A FORCE OF ONE (1979) – Fresh off the success of Good Guys Wear Black, Chuck Norris starred in this action film directed by Paul Aaron in only his second directing effort. The prolific Ernest Tidyman wrote the screenplay.
The Story: In a fictional mid-sized California city, a drug operation is thriving, helped along by bad cops who funnel confiscated drugs right back to the head of the narcotics pushers after pretending to have destroyed the seized goodies per department policy. The drug ring uses a sporting goods store as their front and use an aspiring karate champ as their chief enforcer.
That enforcer is a deadly human weapon and when cops keep turning up dead at his hands the department hires a local karate dojo master to teach the police better techniques of self-defense. That dojo master falls in love with a lady cop and winds up helping the police to battle the drug ring.
CHUCK NORRIS is in the role of Matt Logan, a former special forces man from the United States Army. He’s the defending Middleweight Karate Champion and also runs a karate dojo on the side. One of his students is his black adopted son Charlie (Eric Laneuville), whose late mother he had platonically befriended when … oh, don’t worry about it. They might as well have saved time by just having him be one of Matt’s students, PERIOD, since his only purpose is to get killed by the drug dealers, thus giving Logan a personal stake in the crusade to bring them down.
Chuck is, as always, highly watchable in the action scenes but in this flick the inexperienced director apparently couldn’t overcome the way Norris drags down most of the other players to his own bland and awkward acting level. If “acting” isn’t too strong a word for what Chuck does in this flick. By the way, the Chuckster’s real-life dojo is used in A Force Of One, so viewers get to see where Norris trained the Karate Hookers for Dolemite II: The Human Tornado.
JENNIFER O’NEILL portrays Mandy Rust, a lady cop who talks the reluctant Matt Logan into teaching her and her colleagues advanced self-defense techniques against the apparently skilled martial artist employed by the drug ring ravaging the city.
O’Neill sports a VERY unbecoming short, choppy hair style in this film, and spends the entire running time making hilariously awkward faces for no apparent reason. She acts so jumpy and weaselly that, combined with the way she always wears long sleeves during the movie, it made me think she was acting nervous on purpose to set up a reveal that she was a dirty cop with a habit and track marks on her arms. Nope. She just seems braced for a bamboo stick across the back at any moment for no reason. It’s weird and distracting.
CLU GULAGER plays Dunne, the officer in charge of O’Neill and her narcotics unit. It will surprise absolutely no one to hear that Clu slouches and mumbles his way through the film while every now and then looking nauseous enough to throw up.
The good news is that this time around Clu adds a new dimension to his “nonchalance and nausea” schtick – he displays very weird mannerisms to the point that, at an early meeting with his subordinates, he seems like he’s about to break out in a song and dance number. Also, in a few scenes it looks like Clu has the same goofy hairdo as Jennifer O’Neill, which was good for some laughs.
RON O’NEAL, Youngblood Priest himself, portrays Rollins, a police colleague of O’Neill’s. He gives the best performance in the movie, even managing to stay convincing in scenes with Chuck Norris.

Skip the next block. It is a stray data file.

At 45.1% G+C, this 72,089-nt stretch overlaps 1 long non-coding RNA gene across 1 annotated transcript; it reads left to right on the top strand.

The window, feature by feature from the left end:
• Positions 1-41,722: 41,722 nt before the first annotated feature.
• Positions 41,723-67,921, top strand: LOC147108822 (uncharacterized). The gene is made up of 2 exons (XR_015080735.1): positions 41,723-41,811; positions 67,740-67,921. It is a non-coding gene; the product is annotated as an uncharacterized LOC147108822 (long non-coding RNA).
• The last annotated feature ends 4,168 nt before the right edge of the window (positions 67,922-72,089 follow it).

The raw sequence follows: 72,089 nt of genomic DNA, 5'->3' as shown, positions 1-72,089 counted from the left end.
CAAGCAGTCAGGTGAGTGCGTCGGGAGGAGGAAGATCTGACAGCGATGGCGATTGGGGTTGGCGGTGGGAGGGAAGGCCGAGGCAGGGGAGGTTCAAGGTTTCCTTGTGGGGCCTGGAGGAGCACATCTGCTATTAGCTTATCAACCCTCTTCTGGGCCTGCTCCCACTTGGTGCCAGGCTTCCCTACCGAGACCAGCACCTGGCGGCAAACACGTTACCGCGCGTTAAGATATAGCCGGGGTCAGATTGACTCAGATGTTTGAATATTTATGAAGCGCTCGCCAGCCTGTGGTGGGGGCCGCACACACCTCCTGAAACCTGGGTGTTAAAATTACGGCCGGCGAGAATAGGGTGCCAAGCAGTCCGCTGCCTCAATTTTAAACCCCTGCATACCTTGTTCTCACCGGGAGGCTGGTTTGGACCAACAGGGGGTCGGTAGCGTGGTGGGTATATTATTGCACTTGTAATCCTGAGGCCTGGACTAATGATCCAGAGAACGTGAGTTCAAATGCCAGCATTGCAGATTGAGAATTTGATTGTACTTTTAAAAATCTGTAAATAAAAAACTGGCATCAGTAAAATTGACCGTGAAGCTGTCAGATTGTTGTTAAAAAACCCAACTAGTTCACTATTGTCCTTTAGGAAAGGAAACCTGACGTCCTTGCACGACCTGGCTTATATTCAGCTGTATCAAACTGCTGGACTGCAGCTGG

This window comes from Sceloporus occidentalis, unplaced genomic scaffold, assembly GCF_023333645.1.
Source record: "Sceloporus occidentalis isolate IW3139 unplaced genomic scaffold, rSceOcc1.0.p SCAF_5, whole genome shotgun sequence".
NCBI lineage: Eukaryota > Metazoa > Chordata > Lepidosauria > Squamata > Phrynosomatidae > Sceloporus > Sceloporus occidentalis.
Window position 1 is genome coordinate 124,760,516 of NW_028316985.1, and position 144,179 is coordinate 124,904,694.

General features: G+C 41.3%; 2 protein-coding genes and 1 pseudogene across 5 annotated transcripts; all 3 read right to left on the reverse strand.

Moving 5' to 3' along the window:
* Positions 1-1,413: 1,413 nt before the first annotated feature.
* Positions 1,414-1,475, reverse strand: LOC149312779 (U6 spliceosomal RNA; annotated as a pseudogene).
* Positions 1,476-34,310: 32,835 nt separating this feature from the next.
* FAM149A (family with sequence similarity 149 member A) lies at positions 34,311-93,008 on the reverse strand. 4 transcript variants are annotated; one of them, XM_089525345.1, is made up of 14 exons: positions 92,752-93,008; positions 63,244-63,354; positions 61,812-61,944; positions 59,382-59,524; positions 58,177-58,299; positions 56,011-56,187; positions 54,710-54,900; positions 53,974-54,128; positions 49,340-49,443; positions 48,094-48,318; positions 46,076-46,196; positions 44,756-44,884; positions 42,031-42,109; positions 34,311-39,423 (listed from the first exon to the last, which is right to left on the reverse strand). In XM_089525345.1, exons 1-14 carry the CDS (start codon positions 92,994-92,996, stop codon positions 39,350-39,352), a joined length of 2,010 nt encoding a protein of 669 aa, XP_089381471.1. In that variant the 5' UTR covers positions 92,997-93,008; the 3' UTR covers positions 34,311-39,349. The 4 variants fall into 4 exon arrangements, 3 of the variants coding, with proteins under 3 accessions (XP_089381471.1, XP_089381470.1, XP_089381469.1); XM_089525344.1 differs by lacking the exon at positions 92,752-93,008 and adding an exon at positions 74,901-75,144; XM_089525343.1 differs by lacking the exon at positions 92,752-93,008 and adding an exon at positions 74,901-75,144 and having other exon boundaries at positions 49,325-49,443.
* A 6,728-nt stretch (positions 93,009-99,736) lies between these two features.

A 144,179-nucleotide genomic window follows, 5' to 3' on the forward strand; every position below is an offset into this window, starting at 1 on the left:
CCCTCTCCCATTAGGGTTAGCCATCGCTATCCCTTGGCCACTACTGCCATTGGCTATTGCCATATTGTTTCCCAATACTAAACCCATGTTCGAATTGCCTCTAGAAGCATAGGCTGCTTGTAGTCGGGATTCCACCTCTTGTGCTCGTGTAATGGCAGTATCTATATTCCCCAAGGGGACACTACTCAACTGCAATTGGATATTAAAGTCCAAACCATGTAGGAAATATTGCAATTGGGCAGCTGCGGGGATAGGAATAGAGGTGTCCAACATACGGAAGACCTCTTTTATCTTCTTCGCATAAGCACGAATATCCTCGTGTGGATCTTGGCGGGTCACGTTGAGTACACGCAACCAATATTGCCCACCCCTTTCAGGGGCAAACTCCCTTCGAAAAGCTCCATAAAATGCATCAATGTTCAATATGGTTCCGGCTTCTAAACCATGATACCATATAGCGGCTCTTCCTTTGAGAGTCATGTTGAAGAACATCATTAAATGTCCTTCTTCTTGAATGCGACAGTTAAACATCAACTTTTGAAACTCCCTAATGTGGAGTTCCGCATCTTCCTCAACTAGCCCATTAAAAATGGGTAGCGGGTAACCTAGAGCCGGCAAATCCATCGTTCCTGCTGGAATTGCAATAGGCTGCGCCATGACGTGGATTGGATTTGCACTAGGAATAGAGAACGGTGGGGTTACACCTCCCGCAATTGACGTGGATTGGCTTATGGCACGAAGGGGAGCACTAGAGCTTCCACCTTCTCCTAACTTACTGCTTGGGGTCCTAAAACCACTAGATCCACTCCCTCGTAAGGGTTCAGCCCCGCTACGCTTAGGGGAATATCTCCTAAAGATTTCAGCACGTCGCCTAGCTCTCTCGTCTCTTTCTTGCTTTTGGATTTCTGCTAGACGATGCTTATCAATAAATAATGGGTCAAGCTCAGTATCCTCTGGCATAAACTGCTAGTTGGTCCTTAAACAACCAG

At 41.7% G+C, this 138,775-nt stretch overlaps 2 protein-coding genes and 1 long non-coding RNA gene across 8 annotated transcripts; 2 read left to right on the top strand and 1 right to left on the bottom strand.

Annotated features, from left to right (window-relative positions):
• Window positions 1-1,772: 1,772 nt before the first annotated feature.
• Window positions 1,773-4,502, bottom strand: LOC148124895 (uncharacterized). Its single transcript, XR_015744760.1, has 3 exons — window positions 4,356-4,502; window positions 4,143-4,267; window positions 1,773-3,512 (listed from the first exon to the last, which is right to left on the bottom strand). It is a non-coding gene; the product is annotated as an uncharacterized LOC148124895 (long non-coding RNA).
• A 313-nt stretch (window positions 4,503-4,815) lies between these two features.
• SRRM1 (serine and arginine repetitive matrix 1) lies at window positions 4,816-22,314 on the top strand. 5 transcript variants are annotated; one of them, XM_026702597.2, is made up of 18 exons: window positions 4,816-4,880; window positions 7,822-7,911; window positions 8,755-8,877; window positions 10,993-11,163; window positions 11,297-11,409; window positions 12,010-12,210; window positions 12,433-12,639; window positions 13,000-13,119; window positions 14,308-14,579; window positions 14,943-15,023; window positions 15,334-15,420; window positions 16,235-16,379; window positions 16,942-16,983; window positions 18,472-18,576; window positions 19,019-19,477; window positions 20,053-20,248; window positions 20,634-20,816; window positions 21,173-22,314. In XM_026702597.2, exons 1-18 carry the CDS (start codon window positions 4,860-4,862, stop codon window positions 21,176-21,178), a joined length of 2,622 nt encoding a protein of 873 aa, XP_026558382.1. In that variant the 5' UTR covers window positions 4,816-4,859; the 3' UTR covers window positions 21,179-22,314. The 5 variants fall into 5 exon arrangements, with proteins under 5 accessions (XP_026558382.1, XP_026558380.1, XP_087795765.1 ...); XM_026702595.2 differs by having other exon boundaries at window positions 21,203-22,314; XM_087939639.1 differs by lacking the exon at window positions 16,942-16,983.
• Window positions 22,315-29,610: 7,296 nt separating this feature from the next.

CLINT RITCHIE has the role of Melrose, the drug kingpin who uses a sporting goods store as a front and has a dirty cop on his payroll.
BILL “Superfoot” WALLACE was introduced in this film as Sparks, who is Logan’s upcoming opponent in the match to keep his crown, and is also the secret Walking Weapon who keeps killing cops with his bare hands. He also killed Matt’s adopted son Charlie when Charlie learned too much.
JAMES WHITMORE, JR is Moskowitz, a fellow cop of O’Neill and O’Neal. Whitmore should be very grateful that Ernest Tidyman didn’t write his Jewish cop character the same cosmically stereotypical way he wrote the Jews in his novel Shaft Among The Jews.
SPOILERS: Detective Rust deduces that Rollins is the bad cop and she’s right. She nabs Melrose while Chuck/ Matt gets the honor of finishing off Sparks in the climactic battle, but only after he subdues Rollins in the most hilariously ANTI-climactic way imaginable.
It’s impossible not to laugh at the half-assed policing and investigative techniques displayed by the cops in A Force Of One. Clu Gulager never knows what his detectives are doing or where they’re doing it, so that after they each get killed in turn by Sparks nobody knows what lead they were running down.
And that’s just the tip of the iceberg. It’s entirely possible that we modern viewers are so deluged with police procedural shows which present a more realistic depiction of investigations that we can’t help but laugh and pick apart cops in old movies like this. Viewers in 1979 may not have noticed or cared how inept Clu and company are.
And that’s fair enough, because the main draws for A Force Of One are Chuck Norris and his stylish takedowns of the bad guys. There’s no disliking the affable Norris, so his movies are pretty much review-proof. I watch his movies multiple times myself, no matter how much this review may make it seem like I don’t like them. +++
FOR MY LOOK AT TWENTY JAMES GARNER MOVIES CLICK HERE.
FOR THE FIRST TWELVE ADVENTURES OF SHANG-CHI, MASTER OF KUNG FU CLICK HERE.
FOR THE EARLY ADVENTURES OF IRON FIST CLICK HERE.
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